10 times more!?
The statistics are staggering. According to the 2016 Consumer Science Survey, the average household net worth for white families ($171,000) in our country is 10 times more than that of black families ($17,000). In the Chicagoland metro area, 73% of white families own their home, compared with 44% of black families. In our predominantly black neighborhood of Woodlawn, only 24% of residents own their homes, while 76% are renters.
In order to more fully understand how we arrived at a place of such inequity, we must take a look back at the number of systems and unjust practices and processes that have contributed to the disparity. After the Civil War in 1865, the U.S. Government promised formerly enslaved people 40 acres and a mule to provide for their families and have assets on which to build independent futures . However, Andrew Johnson, President Lincoln’s predecessor, immediately overturned the order, so most families only had the option to sharecrop. Families were barely able to make ends meet with this exploitative system, much less build enough savings to purchase any land or build assets to pass on to their children. Jim Crow laws, segregation, unequal access to jobs, unequal voting rights, and lack of accessible and quality education continued to impede black families’ ability to build wealth and assets.
Fast forward to 1933 in Chicago. From 1933 to 1968 (when the Fair Housing Act was passed) blacks were systematically denied the ability to invest in property, while whites could build equity in homes, and subsequent wealth. In 1940, there was the famous Hansberry v. Lee case which dealt with a racially restrictive covenant that barred African Americans from purchasing or leasing land in the Washington Park Subdivision of Chicago’s Woodlawn neighborhood. The plaintiff Carl Augustus Hansberry (father of Lorraine Hansberry) won his case. However, despite the Supreme Court victory, Lorraine Hansberry, famous play write and writer, believed her father never recovered from his struggle against racial segregation. In spite of his victory, black families in communities like Woodlawn suffered the impact of the policy of redlining, white flight (and associated disinvestment), and segregation, which came to define America. Segregation costs communities greatly – both in real dollars and the resulting concentration of poverty.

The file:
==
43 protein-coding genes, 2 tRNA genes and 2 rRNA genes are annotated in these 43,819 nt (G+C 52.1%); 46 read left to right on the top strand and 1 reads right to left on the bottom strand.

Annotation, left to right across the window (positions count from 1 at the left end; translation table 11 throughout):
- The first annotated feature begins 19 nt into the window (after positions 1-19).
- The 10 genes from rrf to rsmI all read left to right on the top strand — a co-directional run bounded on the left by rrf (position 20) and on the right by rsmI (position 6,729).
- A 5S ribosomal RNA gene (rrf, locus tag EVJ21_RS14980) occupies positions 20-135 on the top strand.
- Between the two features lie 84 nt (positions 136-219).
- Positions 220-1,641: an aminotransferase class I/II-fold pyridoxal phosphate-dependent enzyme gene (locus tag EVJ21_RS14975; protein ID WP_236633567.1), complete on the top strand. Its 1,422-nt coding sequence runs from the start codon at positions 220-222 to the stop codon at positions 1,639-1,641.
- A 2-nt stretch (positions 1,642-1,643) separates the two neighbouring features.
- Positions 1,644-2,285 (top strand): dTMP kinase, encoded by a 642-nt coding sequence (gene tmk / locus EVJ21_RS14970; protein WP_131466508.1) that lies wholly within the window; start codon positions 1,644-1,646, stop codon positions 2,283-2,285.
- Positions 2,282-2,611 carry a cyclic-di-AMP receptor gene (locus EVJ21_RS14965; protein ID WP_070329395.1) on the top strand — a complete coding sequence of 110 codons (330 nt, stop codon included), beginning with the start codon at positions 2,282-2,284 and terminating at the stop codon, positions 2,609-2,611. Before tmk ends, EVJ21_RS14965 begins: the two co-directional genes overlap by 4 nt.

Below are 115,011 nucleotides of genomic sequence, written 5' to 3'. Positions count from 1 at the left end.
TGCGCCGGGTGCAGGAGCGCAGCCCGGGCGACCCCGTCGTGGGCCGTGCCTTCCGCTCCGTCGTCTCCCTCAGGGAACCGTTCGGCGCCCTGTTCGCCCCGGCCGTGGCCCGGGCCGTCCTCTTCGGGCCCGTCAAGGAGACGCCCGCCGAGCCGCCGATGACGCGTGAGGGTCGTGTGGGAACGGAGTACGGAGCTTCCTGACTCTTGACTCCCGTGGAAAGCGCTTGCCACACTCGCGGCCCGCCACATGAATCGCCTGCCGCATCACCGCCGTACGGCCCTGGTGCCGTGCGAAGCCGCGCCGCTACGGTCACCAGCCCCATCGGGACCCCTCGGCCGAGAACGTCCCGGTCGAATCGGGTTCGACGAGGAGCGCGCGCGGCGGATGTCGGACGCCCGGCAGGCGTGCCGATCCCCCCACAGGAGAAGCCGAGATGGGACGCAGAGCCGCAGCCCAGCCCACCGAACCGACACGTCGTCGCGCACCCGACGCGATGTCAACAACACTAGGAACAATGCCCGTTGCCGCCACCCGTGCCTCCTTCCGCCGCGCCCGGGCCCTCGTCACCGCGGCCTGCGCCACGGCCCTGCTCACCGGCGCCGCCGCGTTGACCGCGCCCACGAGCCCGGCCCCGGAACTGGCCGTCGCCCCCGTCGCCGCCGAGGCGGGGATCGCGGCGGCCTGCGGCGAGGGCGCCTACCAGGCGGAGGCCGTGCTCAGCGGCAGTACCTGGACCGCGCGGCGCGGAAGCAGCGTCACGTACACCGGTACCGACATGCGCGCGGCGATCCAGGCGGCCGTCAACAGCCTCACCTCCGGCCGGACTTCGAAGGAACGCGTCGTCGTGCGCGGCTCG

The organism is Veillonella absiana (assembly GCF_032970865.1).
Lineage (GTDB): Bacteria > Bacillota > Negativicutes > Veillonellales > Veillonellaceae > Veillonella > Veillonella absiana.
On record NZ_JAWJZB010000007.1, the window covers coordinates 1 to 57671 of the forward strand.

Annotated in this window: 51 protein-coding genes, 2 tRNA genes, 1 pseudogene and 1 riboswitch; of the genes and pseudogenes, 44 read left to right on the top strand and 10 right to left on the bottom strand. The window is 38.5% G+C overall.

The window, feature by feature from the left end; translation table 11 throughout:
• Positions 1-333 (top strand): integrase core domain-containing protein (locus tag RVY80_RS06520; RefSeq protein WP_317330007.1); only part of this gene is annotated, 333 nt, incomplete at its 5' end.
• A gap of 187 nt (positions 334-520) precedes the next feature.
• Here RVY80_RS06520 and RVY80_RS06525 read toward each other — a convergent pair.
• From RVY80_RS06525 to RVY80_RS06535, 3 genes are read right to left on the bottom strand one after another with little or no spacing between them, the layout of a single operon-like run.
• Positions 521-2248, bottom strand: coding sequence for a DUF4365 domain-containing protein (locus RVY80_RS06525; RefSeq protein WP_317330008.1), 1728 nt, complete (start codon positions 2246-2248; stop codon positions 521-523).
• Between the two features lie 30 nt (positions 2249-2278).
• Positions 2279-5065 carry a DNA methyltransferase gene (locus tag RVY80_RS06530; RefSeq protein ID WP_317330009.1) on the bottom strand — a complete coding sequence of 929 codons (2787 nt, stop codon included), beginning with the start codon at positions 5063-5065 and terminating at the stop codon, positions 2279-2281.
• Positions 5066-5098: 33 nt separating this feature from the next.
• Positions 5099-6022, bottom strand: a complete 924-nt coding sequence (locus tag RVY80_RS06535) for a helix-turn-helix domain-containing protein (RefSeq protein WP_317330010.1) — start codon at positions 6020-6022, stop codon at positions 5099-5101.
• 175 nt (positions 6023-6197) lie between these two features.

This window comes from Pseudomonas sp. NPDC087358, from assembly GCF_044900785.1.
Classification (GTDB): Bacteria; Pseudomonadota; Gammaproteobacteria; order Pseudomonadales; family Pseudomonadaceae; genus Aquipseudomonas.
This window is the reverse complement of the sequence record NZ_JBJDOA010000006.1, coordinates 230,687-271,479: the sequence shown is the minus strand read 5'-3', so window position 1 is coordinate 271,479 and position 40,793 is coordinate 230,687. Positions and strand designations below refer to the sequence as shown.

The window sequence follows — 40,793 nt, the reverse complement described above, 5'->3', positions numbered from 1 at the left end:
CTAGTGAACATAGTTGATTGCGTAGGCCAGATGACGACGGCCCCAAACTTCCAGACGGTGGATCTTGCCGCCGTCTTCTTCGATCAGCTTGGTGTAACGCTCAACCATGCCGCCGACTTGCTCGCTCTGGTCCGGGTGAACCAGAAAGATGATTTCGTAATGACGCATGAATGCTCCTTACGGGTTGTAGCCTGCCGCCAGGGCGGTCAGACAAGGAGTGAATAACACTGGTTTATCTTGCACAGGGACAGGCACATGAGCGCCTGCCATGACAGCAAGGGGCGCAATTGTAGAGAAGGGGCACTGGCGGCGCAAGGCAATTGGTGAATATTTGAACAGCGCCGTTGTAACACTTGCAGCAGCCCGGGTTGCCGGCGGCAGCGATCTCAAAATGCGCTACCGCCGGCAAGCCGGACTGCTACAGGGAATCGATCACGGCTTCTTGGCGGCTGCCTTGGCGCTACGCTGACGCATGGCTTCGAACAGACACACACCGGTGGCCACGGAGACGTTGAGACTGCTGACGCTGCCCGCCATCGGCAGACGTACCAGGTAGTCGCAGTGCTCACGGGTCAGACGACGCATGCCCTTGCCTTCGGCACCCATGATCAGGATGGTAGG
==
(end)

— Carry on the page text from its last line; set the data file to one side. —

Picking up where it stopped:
As Executive Director Kimberly Salley stepped into her role with Sunshine, she brought with her firsthand knowledge of unjust housing practices and her passion to advocate for black families. “The desire to own your own home and have housing security is something every person needs and desires – it’s a part of the ‘American dream’. However, for African Americans it has not been a part of our legacy here in America. Homeownership is fundamental to family stability, health, and generational wealth creation.”
In Woodlawn, we’ve watched increasing home prices drive out middle income families, preventing residents from owning assets within their own community. Growing interest in our community as well as pandemic spurred unemployment and inflation has exacerbated the crisis of housing insecurity. In early 2021,Kimberly began conversations with a few key community stakeholders. She also surveyed Sunshine families about their current state of housing (housing insecurity, renters, owners). By September, the Housing Equity Initiative (HEI) was born. HEI has 3 areas of emphasis: retention, homeownership, and neighborhood revitalization aimed at empowering our neighbors in building assets for their families while investing in their community.
In Fall of 2021, ahead of the Tax Year 2018 Cook County Property Tax Sale, which occurred November 5, 2021, we began canvassing the neighborhood, making contact with families who were in crisis and who might lose their homes in that sale. With the benevolence of a generous Sunshine donor and the support of the Cook County Treasurer Maria Pappas’ Office, Sunshine was able to successfully help 7 families retain their homes by paying their property tax arrears, and are still working 5 others toward the same end. Our partnership with The BLOCK Movement affords these families one year of workshops (budgeting, homeownership essentials, etc.) and coaching (exemption applications, assessment challenges, estate planning, etc.) to shore up best practices and disciplines for successful homeownership. Sunshine is preparing to help more families in May of 2022 with homes on the Tax Year 2019 Cook County Property Tax Sale List.
Homeownership and Neighborhood Revitalization………..
As Sunshine met families and continued to meet with community members, the need for affordable housing options and a desire for home ownership opportunities became more apparent. In response, Sunshine looks to acquire abandoned properties throughout this year in order to rehabilitate and sell to families at an affordable price in light of Woodlawn’s median income. We also plan to acquire vacant land for building new homes, thereby contributing to more community investment and revitalization. Through our partnership with The BLOCK Movement, we offer financial literacy courses that help families save, repair credit (if needed), apply for mortgages and acquire down payment assistance.
Just as our call in Micah 6:8 is to do justice, love mercy, and walk humbly,our desire is to do our part to help adjust the inequities in our community. We hope you’ll join us in continuing this calling! Please don’t hesitate to reach out to Kimberly or Trenton Blythe with questions, thoughts, or a desire to partner with us in this work.
Collaborative Partners: Cook County Treasurer Maria Pappas, The BLOCK Movement
Community Partners: PNC Foundation, CIC, NHS,